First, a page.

Chuck Shepherd's News of the Weird
In September, in Regina, Saskatchewan, David McKay, 28, finally pleaded guilty to obstruction of justice after initially lying to police officers who were trying to serve a warrant on him from an earlier incident. McKay had repeatedly claimed that he was "Matthew McKay," not "David McKay," even at the station house, when a search revealed that "David McKay" was tattooed on his back.
(1) A 40-year-old man fatally shot himself in Imperial, Mo., in September while attempting to teach gun safety to his girlfriend. The gun fired when the man was quizzing the woman as to whether or not the gunâs safety mechanism was engaged (the man performed this âlessonâ while pointing the gun at his head).
The Continuing Crisis
Â Australian Adventures: In June, after a monitored, endangered marsupial called a âwoylieâ was killed in Western Australia, scientists set out to recover the expensive radio collar transmitter it was wearing. But as they approached the signal, a 6-foot-long python swallowed the woylie and its collar. The scientists captured the snake, intending to wait for the collar to pass through, but poachers broke into the Department of Environment and Conservationâs shelter and stole the python, allegedly intending to sell it. According to a June report in The West Australian, the scientists, aided by authorities, eventually picked up the radio transmissions again, arrested one person, and freed the snake from its impending life of captivity.
Â In a delicate, two-hour procedure at a hospital in Newport Beach, Calif., in September, firefighters carefully sawed off the inch-thick metal ring (for use with dumbbells) into which a man had inserted his penis three days earlier. He told surgeons his plan was to lengthen the organ in order to, as he put it, "make me the chief of my tribe." By the time he got to the hospital, his member was swollen to more than twice its normal size, and sawing the ring off (without cutting the skin) was the only way to save it.
Â The mayor of the Paris suburb of Levallois-Perret, faced with an overcrowded highway running through town, "solved" the problem by making the street one-way and sending traffic into the adjacent town of Clichy-la-Garenne. That city's mayor (a political rival of the Levallois-Perret mayor) reacted by making his portion of the highway a one-way road back toward Levallois-Perret, creating a dilemma at the city limit. Other authorities are working to resolve the impasse.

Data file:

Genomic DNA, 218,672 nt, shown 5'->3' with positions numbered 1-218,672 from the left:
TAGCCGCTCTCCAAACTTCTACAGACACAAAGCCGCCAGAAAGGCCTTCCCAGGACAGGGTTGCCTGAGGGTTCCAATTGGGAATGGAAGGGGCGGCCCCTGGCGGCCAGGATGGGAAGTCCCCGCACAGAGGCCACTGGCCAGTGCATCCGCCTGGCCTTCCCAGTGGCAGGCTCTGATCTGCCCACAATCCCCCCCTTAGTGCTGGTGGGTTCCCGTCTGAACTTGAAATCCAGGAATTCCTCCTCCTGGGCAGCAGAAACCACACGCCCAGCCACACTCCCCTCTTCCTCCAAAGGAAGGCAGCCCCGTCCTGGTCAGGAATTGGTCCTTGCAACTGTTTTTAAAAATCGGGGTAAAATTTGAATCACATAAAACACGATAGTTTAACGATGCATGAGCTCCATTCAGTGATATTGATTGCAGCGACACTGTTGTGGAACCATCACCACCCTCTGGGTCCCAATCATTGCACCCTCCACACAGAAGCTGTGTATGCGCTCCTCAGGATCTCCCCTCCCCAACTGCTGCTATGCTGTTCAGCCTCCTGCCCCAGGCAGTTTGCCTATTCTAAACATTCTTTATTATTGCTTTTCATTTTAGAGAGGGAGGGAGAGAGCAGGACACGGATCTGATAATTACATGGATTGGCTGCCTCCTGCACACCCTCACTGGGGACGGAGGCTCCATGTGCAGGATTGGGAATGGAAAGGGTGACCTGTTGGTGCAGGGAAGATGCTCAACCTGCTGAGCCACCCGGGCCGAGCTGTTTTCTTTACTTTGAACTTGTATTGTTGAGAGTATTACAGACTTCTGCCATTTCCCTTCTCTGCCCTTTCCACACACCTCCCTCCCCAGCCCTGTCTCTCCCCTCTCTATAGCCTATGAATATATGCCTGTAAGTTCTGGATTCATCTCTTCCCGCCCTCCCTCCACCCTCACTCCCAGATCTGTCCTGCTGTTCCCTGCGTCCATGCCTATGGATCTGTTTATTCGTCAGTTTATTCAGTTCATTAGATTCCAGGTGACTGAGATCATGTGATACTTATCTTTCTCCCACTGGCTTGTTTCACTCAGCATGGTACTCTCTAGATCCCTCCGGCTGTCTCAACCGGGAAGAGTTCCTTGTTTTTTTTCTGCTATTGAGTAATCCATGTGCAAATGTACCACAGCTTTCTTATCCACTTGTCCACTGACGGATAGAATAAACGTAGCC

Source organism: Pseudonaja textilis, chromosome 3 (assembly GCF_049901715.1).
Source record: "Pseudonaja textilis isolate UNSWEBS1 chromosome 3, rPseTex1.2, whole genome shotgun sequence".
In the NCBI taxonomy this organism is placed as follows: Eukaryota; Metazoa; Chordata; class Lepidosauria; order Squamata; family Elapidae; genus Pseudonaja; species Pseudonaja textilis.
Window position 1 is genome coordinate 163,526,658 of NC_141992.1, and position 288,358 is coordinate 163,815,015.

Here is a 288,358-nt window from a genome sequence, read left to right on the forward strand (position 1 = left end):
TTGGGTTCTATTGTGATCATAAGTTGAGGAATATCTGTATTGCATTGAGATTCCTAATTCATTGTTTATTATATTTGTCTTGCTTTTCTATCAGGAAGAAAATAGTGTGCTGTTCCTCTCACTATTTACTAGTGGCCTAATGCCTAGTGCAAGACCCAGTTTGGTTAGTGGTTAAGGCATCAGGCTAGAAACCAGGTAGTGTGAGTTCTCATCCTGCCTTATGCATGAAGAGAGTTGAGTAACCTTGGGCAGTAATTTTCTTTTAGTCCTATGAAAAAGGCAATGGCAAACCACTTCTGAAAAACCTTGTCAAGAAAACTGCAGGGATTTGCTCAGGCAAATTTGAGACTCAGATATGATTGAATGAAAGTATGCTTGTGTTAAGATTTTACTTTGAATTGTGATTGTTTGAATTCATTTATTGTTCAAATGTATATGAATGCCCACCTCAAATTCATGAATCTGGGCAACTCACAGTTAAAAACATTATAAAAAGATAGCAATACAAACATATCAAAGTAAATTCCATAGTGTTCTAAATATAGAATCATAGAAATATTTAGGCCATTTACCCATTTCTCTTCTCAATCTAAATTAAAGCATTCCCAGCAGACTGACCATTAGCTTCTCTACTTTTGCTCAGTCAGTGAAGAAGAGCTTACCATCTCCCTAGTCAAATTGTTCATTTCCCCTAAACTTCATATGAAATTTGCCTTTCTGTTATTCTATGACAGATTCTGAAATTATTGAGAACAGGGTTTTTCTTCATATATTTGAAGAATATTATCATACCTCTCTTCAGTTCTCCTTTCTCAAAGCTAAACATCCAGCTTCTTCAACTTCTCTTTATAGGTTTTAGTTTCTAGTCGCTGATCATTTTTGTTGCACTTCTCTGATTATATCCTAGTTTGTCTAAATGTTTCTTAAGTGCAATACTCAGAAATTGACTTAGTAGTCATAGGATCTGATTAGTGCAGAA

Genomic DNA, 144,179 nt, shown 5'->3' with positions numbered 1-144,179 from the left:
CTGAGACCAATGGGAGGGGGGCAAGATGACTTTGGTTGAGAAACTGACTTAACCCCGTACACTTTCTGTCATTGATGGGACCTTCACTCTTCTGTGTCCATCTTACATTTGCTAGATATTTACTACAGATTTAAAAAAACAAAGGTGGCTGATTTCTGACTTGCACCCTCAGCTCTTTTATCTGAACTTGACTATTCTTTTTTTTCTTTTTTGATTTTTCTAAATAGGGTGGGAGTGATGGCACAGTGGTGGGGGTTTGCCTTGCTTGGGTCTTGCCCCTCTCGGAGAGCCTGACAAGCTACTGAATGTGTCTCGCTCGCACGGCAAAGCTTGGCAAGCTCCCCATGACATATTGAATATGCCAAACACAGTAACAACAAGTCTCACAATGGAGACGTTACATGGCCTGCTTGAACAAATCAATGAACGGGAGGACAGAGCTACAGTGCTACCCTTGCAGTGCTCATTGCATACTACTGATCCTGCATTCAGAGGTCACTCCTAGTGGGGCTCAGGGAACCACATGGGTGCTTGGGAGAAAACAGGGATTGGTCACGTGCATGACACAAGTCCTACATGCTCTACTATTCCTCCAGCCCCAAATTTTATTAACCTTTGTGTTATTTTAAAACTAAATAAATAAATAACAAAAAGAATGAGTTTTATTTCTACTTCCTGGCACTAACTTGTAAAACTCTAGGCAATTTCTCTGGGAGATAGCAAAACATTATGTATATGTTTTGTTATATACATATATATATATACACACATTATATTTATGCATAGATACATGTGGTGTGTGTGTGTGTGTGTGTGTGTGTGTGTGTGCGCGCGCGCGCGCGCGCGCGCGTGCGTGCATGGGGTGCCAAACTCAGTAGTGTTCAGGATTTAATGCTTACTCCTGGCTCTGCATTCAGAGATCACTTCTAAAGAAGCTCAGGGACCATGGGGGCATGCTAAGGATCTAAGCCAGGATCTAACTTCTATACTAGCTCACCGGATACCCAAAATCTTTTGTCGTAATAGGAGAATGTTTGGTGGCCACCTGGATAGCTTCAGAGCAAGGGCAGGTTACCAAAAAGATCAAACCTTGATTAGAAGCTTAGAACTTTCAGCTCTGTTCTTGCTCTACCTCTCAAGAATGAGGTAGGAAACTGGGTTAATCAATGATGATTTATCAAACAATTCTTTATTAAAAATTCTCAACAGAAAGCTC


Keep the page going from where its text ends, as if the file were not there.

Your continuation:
Â Chutzpah! In the tiny town of Tenaha, Texas, police allegedly extorted traveling motorists by subjecting them to bogus traffic stops and then offering to forgo prosecution if the motorists would forfeit their cars and other property. The forfeited items were then sold to fund a special police account. Last year, the ACLU of Texas filed a federal civil rights lawsuit against both the police and local prosecutor Lynda Russell. In September 2009, Russell asked the state attorney general if she could pay her legal expenses from the alleged extorted account.
Ella Orko, 86, was arrested in Chicago in August and charged with shoplifting $252 worth of groceries and sundries, including anti-wrinkle cream. It was Orkoâs 61st arrest.
Fine Points of the Law
Judge James Morley dismissed animal cruelty charges in September against former Moorestown, N.J., police officer Robert Melia Jr., who had been caught in 2006 attempting to sexually gratify himself by using the mouths of calves. Because the state has no anti-bestiality statute, Melia was charged with animal "cruelty," but Judge Morley said he was uncertain whether the acts were "cruel" or merely confusing. He reasoned that calves would normally recognize an appendage in their mouths as the prelude to food. If the calf could speak, said Judge Morley, it might merely say, "Where's the milk? I'm not getting any milk."
Fetishes on Parade
(1) Jerry Lowery, 38, surrendered to police in Milwaukee in July in connection with three thefts of expensive eyeglasses from local retailers. He admitted that he "really (likes) to be around glasses" and has had this "problem" for about 15 years. (2) Police in Commerce, Texas, arrested a man in September and charged him with twice approaching a female clerk at Commerce Hardware, holding up a piece of paper with powder on it and blowing it into her face to provoke sneezing. "He becomes aroused by females sneezing,â Police Chief Kerry Crews said of the alleged perpetrator. âIn my entire career I've never heard of anything like this."
Tom Elton, 54, and Brenda Blondell, 59, both convicted murderers who later became prison-rights activists, eventually won parole and performed community work together in Vancouver, British Columbia. Ultimately, they ended up marrying each other. However, in June, police arrested Elton and charged him with murdering Blondell.
© 2009 Chuck Shepherd